When I came up with the idea to write about code-switching, the first thing I did was Google “code-switching in the black community.”
My search resulted in nearly each headline calling this a "skill," and discussing the importance of learning this skill.
The top three were my absolute favorite:
Learning How to Code-Switch: Humbling, But Necessary
Talking White and Living Black: The Art of Code-Switching
Code-switching: How black to be?
Initially I chucked and mumbled “what is this?” But then I remembered that these headlines represent the exact thoughts of the majority of Americans. Reading them aloud just pushes our brainwashed, subconscious thoughts to the forefront.
Code-switching is the act of changing the way one speaks to conform to the way someone else communicates. In the black community, this often means conforming to the way white Americans communicate.
It's basically a form of assimilation, which is another one of those tricky little circumstances crafted for minorities.
In many cases, it means “act like us and we'll accept you … kind of.”
Obviously, some form of assimilation is necessary to bridge the gap between vastly different cultures, but it should not be one-sided. More often than not, assimilation forces minority families to lose an important part of their identity.
Countless families decide not to teach their children their native language out of fear that their child won't fit in with other Americans.
Many black Americans are subjected to the same feeling of losing their identity to adapt to what is considered the norm in American culture.
The first time I realized I was in for a rude awakening was in my 8th grade journalism class. My teacher sparked a group discussion on how we could make book report assignments more enjoyable. I quickly shot my hand up, just knowing I had the answer.
“What if you let us choose our own books to read and write about? That way, we all won't have to read the same book if everyone doesn't like it,” I said. I was excited. I loved to read and was already compiling a mental list of books I could choose from.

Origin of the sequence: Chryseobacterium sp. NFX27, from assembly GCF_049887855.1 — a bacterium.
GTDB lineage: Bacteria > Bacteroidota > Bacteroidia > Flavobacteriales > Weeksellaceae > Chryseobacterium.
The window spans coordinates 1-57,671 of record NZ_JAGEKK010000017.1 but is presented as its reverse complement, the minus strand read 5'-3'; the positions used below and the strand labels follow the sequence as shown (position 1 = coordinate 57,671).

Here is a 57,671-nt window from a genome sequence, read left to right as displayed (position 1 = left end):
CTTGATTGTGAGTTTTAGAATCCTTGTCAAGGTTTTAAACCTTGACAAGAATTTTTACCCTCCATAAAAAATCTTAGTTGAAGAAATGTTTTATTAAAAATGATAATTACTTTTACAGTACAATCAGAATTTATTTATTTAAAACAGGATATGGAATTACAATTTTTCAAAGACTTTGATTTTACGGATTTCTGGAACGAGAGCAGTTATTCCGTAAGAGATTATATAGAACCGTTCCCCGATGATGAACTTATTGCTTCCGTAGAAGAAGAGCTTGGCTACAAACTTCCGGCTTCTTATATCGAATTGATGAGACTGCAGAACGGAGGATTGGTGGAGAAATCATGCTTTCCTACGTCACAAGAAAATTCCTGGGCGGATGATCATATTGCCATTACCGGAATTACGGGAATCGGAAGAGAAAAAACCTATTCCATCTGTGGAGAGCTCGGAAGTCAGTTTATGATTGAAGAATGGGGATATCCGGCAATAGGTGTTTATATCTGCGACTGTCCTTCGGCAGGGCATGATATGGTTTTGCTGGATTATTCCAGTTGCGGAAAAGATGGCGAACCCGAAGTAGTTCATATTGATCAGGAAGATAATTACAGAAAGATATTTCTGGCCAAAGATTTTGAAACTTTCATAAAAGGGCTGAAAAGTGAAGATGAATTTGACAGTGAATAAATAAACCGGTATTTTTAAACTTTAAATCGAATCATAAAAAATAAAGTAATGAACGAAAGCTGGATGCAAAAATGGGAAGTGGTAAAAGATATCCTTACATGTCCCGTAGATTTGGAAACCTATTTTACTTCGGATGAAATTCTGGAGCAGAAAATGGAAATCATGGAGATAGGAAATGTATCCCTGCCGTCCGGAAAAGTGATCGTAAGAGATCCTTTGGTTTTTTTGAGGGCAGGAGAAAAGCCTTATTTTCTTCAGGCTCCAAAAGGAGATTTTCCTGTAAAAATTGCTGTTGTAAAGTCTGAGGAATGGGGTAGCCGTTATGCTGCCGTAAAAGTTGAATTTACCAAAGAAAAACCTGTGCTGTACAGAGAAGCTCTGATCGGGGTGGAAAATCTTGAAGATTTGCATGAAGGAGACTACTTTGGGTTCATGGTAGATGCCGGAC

My teacher's response was not what I was expecting. He snarled, as if I had offended him.
“Oh, so a bunch of you could do reports on those ghetto books that you read? Absolutely not,” he huffed.
Soft gasps could be heard throughout the room. I said nothing.
I knew if I began to speak I would start to cry. I cry when I'm angry, and at this moment I was livid. Luckily for me, at the end of every class we were to turn in personal journal entries.
My hands still shaking from anger, I wrote to my teacher, explaining that his comment was hurtful and discouraging. At the end, I highlighted his ignorance by clarifying the origin of the word "ghetto." I learned its origin from the movie "The Pianist," which I recently watched with my parents.
The next morning, I found my teacher waiting outside the door as we shuffled into class. He sternly asked me to wait outside as he ushered in the rest of my classmates. I knew that he was upset, but I was ready.
I wish I could remember what he said verbatim. I do remember him specifically calling me arrogant. He then rambled about how he didn't want his students writing book reports on poorly written books filled with improper English. Those books were meant for entertainment, not learning purposes.
I endured similar experiences at my first full-time job after graduating college. When I first started, I constantly filtered out my everyday lingo, and spoke in a voice that was a few octaves higher than my own.
Once I grew comfortable, I began being myself. The way I spoke often prompted my coworkers and manager to refer to me as “sassy” and “spicy.” Often, they would point out my apparent feistiness and “youthful” dialect. I often questioned if I'd have even gotten the job had I not spoken in my “white” voice during my interview.
It's incredibly ironic that culturally black vernacular is discouraged in the corporate world and often deemed improper, meanwhile, many corporations use black dialect as marketing schemes. The message is clear: We'll take your money, but we won't pay you.
Many black consumers are considered to be trendsetters, especially amongst millennials, and marketing experts have become well aware. Due to this, marketing campaigns have been molded to attract black consumers.
Social media has made the shaping of campaigns much easier. Black teens are constantly creating viral content on the internet. Their slang and dance styles eventually fall into the hands of corporate entities, though these teens never profit from it.
Neglecting to code-switch is a struggle in itself because you constantly attract unwanted attention. As much as it's pissed me off, what I've learned is this: My comfortability with myself is more important than the comfort of those who perceive themselves as mainstream.
Their lack of understanding was not my problem.
I'd rather confront oblivious comments about my way of speaking than dilute my identity to avoid it all.
At the same time, I recognize that it's easy for me to say to hell with code-switching because I've already mastered it.
I'm privileged enough to be able to toe the line and get away with it from time to time. Classism, colorism and educational background all play a role in who gets a pass on bending the rules. I am no stranger to this.
I want to live in a world where all cultures, languages and dialects are celebrated and accepted every day.
So how do we get there? Unity is our only hope in creating a better life for all. The first steps toward that are simple: embrace people for who they are.